Structural polymorphism and diversifying selection on the pregnancy malaria vaccine candidate VAR2CSA.
Joseph Bockhorst, Fangli Lu, Joel H Janes, Jon Keebler, Benoit Gamain, Philip Awadalla, Xin-Zhuan Su, Ram Samudrala, Nebojsa Jojic, Joseph D Smith
Microsoft Research, Seattle, WA, USA.
VAR2CSA is the main candidate for a pregnancy malaria vaccine, but vaccine development may be complicated by sequence polymorphism. Here, we obtained partial or full-length var2CSA sequences from 106 parasites and applied novel computational methods and three-dimensional modeling to investigate VAR2CSA geographic variation and selection pressure. Our analysis reveals structural patterns of VAR2CSA sequence variation in which polymorphic sites group into segments of limited diversity. Within these segments, two or three basic types characterize a substantial majority of the parasite samples. Comparison to the primate malaria Plasmodium reichenowi shows that these basic types have ancient origins. Globally, var2CSA genes are comprised of a mosaic of these ancestral polymorphic segments that have recombined extensively between var2CSA alleles. Three-dimensional modeling reveals that polymorphic segments concentrate in flexible loops at characteristic locations in the six VAR2CSA Duffy binding-like (DBL) adhesion domains. Individual DBL domain surfaces have distinct patterns of diversifying selection, suggesting that limited and differing portions of each DBL domain are targeted by host antibody. Since standard phylogenetic tree analysis is inadequate for highly recombining genes like var2CSA, we developed a novel phylogenetic approach that incorporates recombination and tracks new mutations in segment types. In the resulting tree, P. reichenowi is confirmed as an outlier and African and Asian P. falciparum isolates have slightly diverged. These findings validate a new approach to modeling protein evolution in the presence of frequent recombination and provide a clearer understanding of how var gene products function as immunoevasive binding ligands.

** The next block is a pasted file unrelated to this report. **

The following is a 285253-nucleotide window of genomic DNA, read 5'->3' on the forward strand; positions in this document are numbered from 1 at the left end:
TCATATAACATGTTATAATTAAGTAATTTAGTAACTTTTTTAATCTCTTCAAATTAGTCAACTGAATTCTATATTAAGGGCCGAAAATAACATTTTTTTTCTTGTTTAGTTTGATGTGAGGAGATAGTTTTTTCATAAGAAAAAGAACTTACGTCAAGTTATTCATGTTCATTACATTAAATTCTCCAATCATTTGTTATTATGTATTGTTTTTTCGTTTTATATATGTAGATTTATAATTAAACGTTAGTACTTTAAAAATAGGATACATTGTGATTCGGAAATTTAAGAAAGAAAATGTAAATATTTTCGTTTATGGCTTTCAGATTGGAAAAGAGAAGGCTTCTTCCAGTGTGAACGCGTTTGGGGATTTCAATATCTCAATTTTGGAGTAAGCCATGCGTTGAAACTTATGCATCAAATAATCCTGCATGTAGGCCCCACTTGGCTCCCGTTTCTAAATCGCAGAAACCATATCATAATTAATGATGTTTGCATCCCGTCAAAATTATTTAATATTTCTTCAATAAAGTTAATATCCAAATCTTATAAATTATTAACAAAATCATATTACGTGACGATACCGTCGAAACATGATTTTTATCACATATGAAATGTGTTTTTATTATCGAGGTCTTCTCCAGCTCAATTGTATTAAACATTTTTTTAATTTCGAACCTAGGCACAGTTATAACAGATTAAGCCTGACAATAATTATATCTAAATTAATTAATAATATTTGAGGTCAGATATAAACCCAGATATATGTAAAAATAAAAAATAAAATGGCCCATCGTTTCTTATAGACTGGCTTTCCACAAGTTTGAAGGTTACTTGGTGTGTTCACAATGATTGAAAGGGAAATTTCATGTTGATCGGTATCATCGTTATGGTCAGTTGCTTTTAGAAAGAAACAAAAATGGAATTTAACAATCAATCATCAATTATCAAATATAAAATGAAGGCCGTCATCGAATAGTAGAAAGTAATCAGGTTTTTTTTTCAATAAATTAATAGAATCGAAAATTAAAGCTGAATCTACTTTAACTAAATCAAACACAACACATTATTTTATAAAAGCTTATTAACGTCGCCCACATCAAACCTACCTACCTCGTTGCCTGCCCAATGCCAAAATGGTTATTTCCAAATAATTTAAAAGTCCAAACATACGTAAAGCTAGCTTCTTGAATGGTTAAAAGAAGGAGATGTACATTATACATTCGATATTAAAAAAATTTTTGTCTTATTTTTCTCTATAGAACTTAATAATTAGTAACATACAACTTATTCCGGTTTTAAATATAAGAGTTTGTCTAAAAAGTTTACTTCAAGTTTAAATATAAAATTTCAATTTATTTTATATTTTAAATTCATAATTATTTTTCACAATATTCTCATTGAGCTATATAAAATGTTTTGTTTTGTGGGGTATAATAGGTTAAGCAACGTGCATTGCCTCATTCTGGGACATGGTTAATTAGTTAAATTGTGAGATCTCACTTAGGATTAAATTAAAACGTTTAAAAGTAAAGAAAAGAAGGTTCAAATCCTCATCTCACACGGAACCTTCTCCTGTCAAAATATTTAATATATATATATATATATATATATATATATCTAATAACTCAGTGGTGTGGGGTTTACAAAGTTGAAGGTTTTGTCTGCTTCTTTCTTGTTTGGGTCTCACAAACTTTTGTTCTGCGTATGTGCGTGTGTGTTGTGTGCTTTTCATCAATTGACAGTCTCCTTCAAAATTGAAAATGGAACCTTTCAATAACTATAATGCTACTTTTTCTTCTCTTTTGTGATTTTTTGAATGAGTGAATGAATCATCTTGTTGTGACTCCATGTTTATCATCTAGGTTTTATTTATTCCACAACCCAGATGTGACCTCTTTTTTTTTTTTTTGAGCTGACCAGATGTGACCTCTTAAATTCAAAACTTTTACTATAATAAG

Sequence polymorphism, segmental recombination and toggling amino acid residues within the DBL3X domain of the VAR2CSA placental malaria antigen.
Department of Infectious Diseases, The University of Georgia, Athens, Georgia, United States of America.